Temperatures across the UK have started rising as an amber weather warning for extreme heat came into force in England at the start of what is anticipated to be a record-breaking heatwave.
The Met Office has forecast temperatures in Wales, the Midlands, the south-east and south-west England could jump to 31C on Sunday, before climbing to as high as 40C over the next few days as the country braces for the first ever red warning for exceptional heat, which begins at midnight.
The new health secretary, Steve Barclay, said extra measures were being put in place for ambulance services on Monday and Tuesday, including the provision of more call handlers and extra working hours.
Meteorologists have given an 80% chance of the mercury topping the UK’s record temperature of 38.7C, set in Cambridge in 2019, with temperatures in London expected to hit 40C on Tuesday.
The UK’s first red extreme heat warning has been issued across a large part of England on Monday and Tuesday, while an amber warning initially covers all of England on Sunday and extends to southern Scotland and Wales from Monday until Tuesday.
The UK Health Security Agency has increased its heat health warning from level three to level four, which is described as a “national emergency”.
Barclay told the BBC: “We’re asking people to keep an eye out for their neighbours and those who may be vulnerable.
“Each ambulance trust has well-developed contingency plans for extreme weather [ and] we’re using the full capability of the hospital rather than people waiting longer than they need to in ambulances outside.”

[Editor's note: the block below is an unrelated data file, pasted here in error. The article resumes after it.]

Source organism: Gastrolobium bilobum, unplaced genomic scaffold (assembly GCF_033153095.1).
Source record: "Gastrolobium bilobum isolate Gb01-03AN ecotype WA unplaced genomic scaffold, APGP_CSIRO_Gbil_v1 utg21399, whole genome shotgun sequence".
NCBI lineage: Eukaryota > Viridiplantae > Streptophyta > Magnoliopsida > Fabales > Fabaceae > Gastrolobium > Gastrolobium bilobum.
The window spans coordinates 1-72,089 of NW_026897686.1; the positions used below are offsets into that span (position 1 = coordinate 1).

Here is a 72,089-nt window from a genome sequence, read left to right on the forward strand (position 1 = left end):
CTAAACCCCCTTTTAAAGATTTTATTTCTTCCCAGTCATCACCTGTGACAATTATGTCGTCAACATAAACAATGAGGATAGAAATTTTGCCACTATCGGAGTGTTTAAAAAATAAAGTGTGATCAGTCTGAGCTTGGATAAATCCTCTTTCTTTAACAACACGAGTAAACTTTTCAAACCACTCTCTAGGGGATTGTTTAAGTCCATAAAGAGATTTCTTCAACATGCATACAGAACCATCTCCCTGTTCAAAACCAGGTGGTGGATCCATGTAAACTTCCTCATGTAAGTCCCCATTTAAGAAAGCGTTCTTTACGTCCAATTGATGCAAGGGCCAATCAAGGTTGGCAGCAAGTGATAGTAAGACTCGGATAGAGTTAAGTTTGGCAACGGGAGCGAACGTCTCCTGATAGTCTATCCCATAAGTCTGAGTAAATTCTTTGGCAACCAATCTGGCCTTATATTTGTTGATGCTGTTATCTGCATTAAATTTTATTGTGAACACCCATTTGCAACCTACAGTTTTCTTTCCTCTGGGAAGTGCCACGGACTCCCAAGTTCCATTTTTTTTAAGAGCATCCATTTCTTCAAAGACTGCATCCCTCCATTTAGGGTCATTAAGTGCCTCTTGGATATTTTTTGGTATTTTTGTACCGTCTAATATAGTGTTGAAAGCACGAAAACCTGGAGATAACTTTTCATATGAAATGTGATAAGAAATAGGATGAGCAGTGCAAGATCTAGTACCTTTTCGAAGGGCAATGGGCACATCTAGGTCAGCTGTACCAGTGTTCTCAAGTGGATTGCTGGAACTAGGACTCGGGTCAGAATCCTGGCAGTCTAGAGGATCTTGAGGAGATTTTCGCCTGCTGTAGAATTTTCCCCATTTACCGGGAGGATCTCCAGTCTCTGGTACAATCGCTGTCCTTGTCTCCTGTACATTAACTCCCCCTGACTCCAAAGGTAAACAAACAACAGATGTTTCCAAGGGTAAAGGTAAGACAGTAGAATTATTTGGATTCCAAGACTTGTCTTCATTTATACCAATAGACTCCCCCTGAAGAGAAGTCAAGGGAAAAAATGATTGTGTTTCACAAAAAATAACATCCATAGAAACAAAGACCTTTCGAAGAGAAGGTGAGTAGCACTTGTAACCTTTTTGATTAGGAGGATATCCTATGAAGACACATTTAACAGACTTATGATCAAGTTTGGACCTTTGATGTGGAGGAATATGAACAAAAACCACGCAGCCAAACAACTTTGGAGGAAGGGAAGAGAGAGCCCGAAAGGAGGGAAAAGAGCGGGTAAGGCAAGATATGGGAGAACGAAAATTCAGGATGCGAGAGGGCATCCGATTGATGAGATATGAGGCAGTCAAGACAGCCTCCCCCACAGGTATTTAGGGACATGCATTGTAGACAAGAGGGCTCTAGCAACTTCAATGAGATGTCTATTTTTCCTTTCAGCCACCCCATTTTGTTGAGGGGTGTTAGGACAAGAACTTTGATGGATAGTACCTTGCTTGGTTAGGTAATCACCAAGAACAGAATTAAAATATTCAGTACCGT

Ministers held a virtual emergency Cobra meeting on Saturday after meteorologists warned the record high temperatures could put lives at risk.
The cabinet office minister, Kit Malthouse, who chaired the meeting, said transport services would face “significant disruption” on Monday and Tuesday and urged people not to travel.
He added schools were being issued with guidance to enable them to remain open.
The Met Office said the chance of extreme heat events hitting the UK had increased significantly due to climate change.
“The chances of seeing 40C days in the UK could be as much as 10 times more likely in the current climate than under a natural climate unaffected by human influence,” said the Met Office climate attribution scientist, Dr Nikos Christidis.
July 17, 2022 at 02:28PM Jessica Murray Midlands correspondent